##############################

                        Standard Deduction Amounts

                        The standard deduction amounts will increase to $12,000 for individuals, $18,000 for heads of household, and $24,000 for married couples filing jointly and surviving spouses.

                        For 2018, the additional standard deduction amount for the aged or the blind is $1,300. The additional standard deduction amount increases to $1,600 for unmarried taxpayers.

                        For 2018, the standard deduction amount for an individual who may be claimed as a dependent by another taxpayer cannot exceed the greater of $1,050 or the sum of $350 and the individual’s earned income.

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                          #13
                          I already posted the "real" rule in post #7. There is no mystery or unknown here.

                          "See §63(c)(5). The amounts have been adjusted [for inflation] per §63(c)(4)."

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                            #14
                            To Speedy Bob

                            I guess I was getting confused where you appeared to reply to Arlo, earlier today, that a "dependent" could automatically get a 2018 federal standard deduction of $12k.

                            From the gitgo, I was under the impression that was an incorrect assumption.

                            FE

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                              #15
                              My opinion is that this is a somewhat unintended extra tax break, like so much else about the bill, the result of sloppy, last minute legislation by the political party in charge.

                              I look at it this way: overall tax cut is due primarily to lower tax rates over large tax brackets, raising of AMT limits, etc. And for business, the lower corp rate or the QBI deduction.

                              Simplification, as opposed to cuts, was trying to make some trade-offs that didn't necessary cut taxes, but simplified the reporting.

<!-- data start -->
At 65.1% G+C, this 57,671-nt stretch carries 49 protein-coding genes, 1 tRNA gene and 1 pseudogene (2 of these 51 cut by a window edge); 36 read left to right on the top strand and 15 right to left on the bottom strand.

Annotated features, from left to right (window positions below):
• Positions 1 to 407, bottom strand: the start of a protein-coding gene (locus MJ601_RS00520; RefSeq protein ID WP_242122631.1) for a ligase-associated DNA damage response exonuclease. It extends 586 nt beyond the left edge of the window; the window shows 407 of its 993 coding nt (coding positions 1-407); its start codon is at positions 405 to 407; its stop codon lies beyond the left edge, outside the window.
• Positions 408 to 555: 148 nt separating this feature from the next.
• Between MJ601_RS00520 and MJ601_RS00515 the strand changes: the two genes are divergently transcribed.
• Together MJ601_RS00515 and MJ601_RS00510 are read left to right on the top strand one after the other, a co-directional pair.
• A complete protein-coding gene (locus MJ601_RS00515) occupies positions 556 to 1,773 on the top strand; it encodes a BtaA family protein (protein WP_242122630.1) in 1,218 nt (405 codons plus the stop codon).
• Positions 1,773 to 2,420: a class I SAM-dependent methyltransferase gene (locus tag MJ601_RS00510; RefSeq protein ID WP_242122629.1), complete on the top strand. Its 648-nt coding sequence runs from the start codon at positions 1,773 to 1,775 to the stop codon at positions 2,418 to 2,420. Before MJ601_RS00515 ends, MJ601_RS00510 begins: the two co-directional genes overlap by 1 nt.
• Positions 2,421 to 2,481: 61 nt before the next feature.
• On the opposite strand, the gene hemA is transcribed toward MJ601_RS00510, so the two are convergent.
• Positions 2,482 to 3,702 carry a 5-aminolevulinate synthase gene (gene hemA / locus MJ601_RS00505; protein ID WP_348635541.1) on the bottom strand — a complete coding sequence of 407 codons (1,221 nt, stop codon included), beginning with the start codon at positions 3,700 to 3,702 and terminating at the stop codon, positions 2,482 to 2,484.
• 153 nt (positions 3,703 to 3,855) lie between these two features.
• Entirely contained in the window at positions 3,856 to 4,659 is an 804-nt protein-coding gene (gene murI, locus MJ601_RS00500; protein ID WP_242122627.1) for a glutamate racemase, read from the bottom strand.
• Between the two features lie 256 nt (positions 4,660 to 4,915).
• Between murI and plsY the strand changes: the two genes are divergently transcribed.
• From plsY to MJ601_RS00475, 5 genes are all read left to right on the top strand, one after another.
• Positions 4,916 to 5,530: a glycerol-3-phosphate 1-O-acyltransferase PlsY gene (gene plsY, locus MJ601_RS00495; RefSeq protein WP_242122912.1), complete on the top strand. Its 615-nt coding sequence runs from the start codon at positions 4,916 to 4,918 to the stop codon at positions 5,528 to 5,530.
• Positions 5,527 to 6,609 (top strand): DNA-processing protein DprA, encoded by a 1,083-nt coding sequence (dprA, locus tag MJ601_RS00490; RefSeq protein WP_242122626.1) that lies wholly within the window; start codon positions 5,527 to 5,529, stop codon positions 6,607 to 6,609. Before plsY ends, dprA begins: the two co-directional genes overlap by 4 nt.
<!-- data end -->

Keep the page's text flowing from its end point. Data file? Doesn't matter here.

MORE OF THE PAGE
So, non-dependent single filer in 2017 gets $6,350 + 4,050 = $10,400 deduction plus personal exemption. In 2018, instead they get $12,000 std. deduction. Almost a wash. For kids claimed, they lose the dependent exemption deduction, but get increased child tax credit, or "family" tax credit of $500 per dependent not eligible for CTC. Again, almost a wash. This is what you would expect from simplification (separate from cuts).

                              So far, so good. However, the dependent taxpayer in 2017 loses the exemption, because the claiming taxpayer gets it instead. He can only get up to $6,350 std deduction based on earned income. In 2018, the dependent still has no exemption, but the claiming taxpayer gets a credit instead. OK, a wash. But the dependent now also gets up to DOUBLE the previous standard deduction. That is a pure tax cut, not simplification. Unlike the calculation for the non-dependent filer, it is NOT almost a wash.

                              What could be the justification for this? It's not like the dependent taxpayer is creating more jobs in the economy for other people, or supporting a family. It's just a pure gimme, and as I suggested, highly likely to attract new forms of tax cheating, via paying one's kids bogus "earned" income from one's own company. Let's face it, at least up through age 18, a kid is not going to be worth more than minimum wage, and it would take about 1,000 hours, or half of a full time job, to earn that full std. deduction. What full time student can also take on a half-time job during the year? Summer is not long enough, since work weeks are generally limited to 40 hours max.

                              Now, maybe for the college student, it makes more sense. The parent claiming the exemption in 2017 might save $1,000 or more in taxes on that $4K exemption, but now in 2018 they only get $500. So a college student, who might realistically make more than minimum wage, can earn more on their own and still get a tax break, to make up for what the parents lost.
                              Last edited by Rapid Robert; 07-27-2018, 12:11 PM.